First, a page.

Can the latest 2022 Mini Cooper SE handle a decently long road trip?
Here in the TFL office, we’ve ran the gamut of Tesla’s current lineup, through the Model 3 to the Model X, then the Model Y. After a year-long stint, it’s time to say goodbye to Tesla for now — but that doesn’t mean we’re giving up on EVs. In fact, Roman and Tommy decided to pick up the least expensive EV you can currently buy (at $30,750 to start including destination): the Mini Cooper SE.
Now, spec up the all-electric Mini hardtop through the Signature or Iconic trims then fiddle with the available options, and it’s easy to push this small car up into a higher price point. That said, the base model is comparably priced to the standard Nissan Leaf, not to mention having a more playful disposition. Trouble is, with just an EPA-rated 110-mile range, the Mini Cooper SE may struggle on a longer road trip. Or will it? To find out, the guys take our new electric Mini on a nearly 500-mile excursion from Sandia Mini in Albuquerque, New Mexico back to our HQ in Boulder, Colorado.
Our Mini, by the numbers
Fortunately, the Mini Cooper SE does support DC fast charging up to 50 kW. Not the fastest by a long shot, but some form of rapid charging does at least beat waiting ages to top up the battery on a 7.2-kW Level 2 AC charger. Mind you, fast-charging any EV is always quickest between about 10 percent and 80 percent State-of-Charge (SoC). Outside that range, the charging time will increase dramatically as it ramps up then comes back down when the battery is near 100%. With 181 horsepower on tap, Mini says the electric model should run from 0-60 in 6.9 seconds.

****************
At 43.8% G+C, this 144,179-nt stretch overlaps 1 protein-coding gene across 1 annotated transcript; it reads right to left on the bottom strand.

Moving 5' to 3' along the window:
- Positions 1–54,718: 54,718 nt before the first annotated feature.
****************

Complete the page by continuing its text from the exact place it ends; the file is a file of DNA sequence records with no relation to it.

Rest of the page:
All in, our $37,500 Mini Cooper SE (before manufacturer incentives and tax rebates) did eventually make it back to our base, as you’d expect. Along the way, Roman and Tommy had to drive to conserve energy between Electrify America charging stations — and experienced one error when they arrived in Colorado Springs, Colorado. Some stations actually had “slow as hell” written on sticky notes, as posted by other users. For their part, Electrify America did comment on that issue in some areas, saying they are “working on enhancements”.
While they did manage to make it back to Boulder, it did take quite awhile longer than a conventional internal combustion car or even a longer-range EV. So, it’s something to keep in mind if you’re shopping a Mini Cooper SE, but it’s still a smile-inducing city car nonetheless. Overall, the guys went 484.1 miles, and spent $21.69 on electricity.
Check out the entire trip in the video below: